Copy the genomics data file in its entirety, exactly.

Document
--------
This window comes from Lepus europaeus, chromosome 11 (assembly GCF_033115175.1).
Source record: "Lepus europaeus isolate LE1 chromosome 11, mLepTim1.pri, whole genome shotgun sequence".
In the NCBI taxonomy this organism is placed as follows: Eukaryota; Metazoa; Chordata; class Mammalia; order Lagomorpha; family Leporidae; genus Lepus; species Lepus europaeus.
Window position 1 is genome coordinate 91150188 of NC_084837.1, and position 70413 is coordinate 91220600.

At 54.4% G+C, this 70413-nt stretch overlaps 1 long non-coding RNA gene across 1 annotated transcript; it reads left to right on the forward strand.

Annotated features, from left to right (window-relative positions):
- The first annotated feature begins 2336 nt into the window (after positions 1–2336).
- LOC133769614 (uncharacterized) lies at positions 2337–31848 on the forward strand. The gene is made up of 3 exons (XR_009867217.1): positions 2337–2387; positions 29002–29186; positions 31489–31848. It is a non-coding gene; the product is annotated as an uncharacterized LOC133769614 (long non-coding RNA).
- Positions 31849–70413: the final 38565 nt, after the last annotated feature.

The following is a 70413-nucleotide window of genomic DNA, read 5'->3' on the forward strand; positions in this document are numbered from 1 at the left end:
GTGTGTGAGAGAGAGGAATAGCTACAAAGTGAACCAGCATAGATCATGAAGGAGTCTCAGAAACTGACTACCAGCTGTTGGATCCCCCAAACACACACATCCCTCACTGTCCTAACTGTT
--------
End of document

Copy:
This window comes from Lepus europaeus, chromosome 11 (assembly GCF_033115175.1).
Source record: "Lepus europaeus isolate LE1 chromosome 11, mLepTim1.pri, whole genome shotgun sequence".
In the NCBI taxonomy this organism is placed as follows: Eukaryota; Metazoa; Chordata; class Mammalia; order Lagomorpha; family Leporidae; genus Lepus; species Lepus europaeus.
Window position 1 is genome coordinate 91150188 of NC_084837.1, and position 70413 is coordinate 91220600.

At 54.4% G+C, this 70413-nt stretch overlaps 1 long non-coding RNA gene across 1 annotated transcript; it reads left to right on the forward strand.

Annotated features, from left to right (window-relative positions):
- The first annotated feature begins 2336 nt into the window (after positions 1–2336).
- LOC133769614 (uncharacterized) lies at positions 2337–31848 on the forward strand. The gene is made up of 3 exons (XR_009867217.1): positions 2337–2387; positions 29002–29186; positions 31489–31848. It is a non-coding gene; the product is annotated as an uncharacterized LOC133769614 (long non-coding RNA).
- Positions 31849–70413: the final 38565 nt, after the last annotated feature.

The following is a 70413-nucleotide window of genomic DNA, read 5'->3' on the forward strand; positions in this document are numbered from 1 at the left end:
GTGTGTGAGAGAGAGGAATAGCTACAAAGTGAACCAGCATAGATCATGAAGGAGTCTCAGAAACTGACTACCAGCTGTTGGATCCCCCAAACACACACATCCCTCACTGTCCTAACTGTT